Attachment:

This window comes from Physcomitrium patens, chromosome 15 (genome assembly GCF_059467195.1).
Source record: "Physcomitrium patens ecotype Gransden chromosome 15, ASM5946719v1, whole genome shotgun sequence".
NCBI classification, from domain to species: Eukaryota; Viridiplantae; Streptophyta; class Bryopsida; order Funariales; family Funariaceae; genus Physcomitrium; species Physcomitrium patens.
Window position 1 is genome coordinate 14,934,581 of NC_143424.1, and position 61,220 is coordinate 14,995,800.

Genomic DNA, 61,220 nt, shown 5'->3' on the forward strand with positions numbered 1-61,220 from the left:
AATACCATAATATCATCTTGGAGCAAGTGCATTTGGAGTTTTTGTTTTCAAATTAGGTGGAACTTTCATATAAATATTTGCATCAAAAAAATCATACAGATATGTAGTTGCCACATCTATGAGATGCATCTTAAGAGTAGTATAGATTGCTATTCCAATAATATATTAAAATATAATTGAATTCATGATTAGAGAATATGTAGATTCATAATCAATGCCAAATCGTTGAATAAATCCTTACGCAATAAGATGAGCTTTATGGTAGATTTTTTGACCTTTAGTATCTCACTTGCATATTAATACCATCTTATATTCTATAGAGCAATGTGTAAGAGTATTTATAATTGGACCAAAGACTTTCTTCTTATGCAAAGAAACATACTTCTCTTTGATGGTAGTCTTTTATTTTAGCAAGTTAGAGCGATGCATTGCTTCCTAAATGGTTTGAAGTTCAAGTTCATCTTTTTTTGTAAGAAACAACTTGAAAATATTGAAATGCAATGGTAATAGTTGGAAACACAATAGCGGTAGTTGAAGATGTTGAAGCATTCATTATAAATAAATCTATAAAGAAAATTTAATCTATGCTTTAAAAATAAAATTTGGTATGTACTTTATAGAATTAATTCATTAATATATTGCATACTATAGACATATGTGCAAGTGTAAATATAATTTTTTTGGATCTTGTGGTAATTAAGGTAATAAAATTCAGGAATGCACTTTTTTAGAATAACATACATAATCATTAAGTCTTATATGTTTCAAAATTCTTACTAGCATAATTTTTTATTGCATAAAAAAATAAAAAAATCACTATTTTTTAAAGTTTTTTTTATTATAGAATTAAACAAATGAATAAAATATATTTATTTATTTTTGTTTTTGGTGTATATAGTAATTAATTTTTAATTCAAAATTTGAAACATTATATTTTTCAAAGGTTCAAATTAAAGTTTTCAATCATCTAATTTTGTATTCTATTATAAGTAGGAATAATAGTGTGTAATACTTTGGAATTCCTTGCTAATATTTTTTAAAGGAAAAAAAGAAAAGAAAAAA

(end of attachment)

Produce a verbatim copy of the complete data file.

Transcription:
This window comes from Physcomitrium patens, chromosome 15 (genome assembly GCF_059467195.1).
Source record: "Physcomitrium patens ecotype Gransden chromosome 15, ASM5946719v1, whole genome shotgun sequence".
NCBI classification, from domain to species: Eukaryota; Viridiplantae; Streptophyta; class Bryopsida; order Funariales; family Funariaceae; genus Physcomitrium; species Physcomitrium patens.
Window position 1 is genome coordinate 14,934,581 of NC_143424.1, and position 61,220 is coordinate 14,995,800.

Genomic DNA, 61,220 nt, shown 5'->3' on the forward strand with positions numbered 1-61,220 from the left:
AATACCATAATATCATCTTGGAGCAAGTGCATTTGGAGTTTTTGTTTTCAAATTAGGTGGAACTTTCATATAAATATTTGCATCAAAAAAATCATACAGATATGTAGTTGCCACATCTATGAGATGCATCTTAAGAGTAGTATAGATTGCTATTCCAATAATATATTAAAATATAATTGAATTCATGATTAGAGAATATGTAGATTCATAATCAATGCCAAATCGTTGAATAAATCCTTACGCAATAAGATGAGCTTTATGGTAGATTTTTTGACCTTTAGTATCTCACTTGCATATTAATACCATCTTATATTCTATAGAGCAATGTGTAAGAGTATTTATAATTGGACCAAAGACTTTCTTCTTATGCAAAGAAACATACTTCTCTTTGATGGTAGTCTTTTATTTTAGCAAGTTAGAGCGATGCATTGCTTCCTAAATGGTTTGAAGTTCAAGTTCATCTTTTTTTGTAAGAAACAACTTGAAAATATTGAAATGCAATGGTAATAGTTGGAAACACAATAGCGGTAGTTGAAGATGTTGAAGCATTCATTATAAATAAATCTATAAAGAAAATTTAATCTATGCTTTAAAAATAAAATTTGGTATGTACTTTATAGAATTAATTCATTAATATATTGCATACTATAGACATATGTGCAAGTGTAAATATAATTTTTTTGGATCTTGTGGTAATTAAGGTAATAAAATTCAGGAATGCACTTTTTTAGAATAACATACATAATCATTAAGTCTTATATGTTTCAAAATTCTTACTAGCATAATTTTTTATTGCATAAAAAAATAAAAAAATCACTATTTTTTAAAGTTTTTTTTATTATAGAATTAAACAAATGAATAAAATATATTTATTTATTTTTGTTTTTGGTGTATATAGTAATTAATTTTTAATTCAAAATTTGAAACATTATATTTTTCAAAGGTTCAAATTAAAGTTTTCAATCATCTAATTTTGTATTCTATTATAAGTAGGAATAATAGTGTGTAATACTTTGGAATTCCTTGCTAATATTTTTTAAAGGAAAAAAAGAAAAGAAAAAA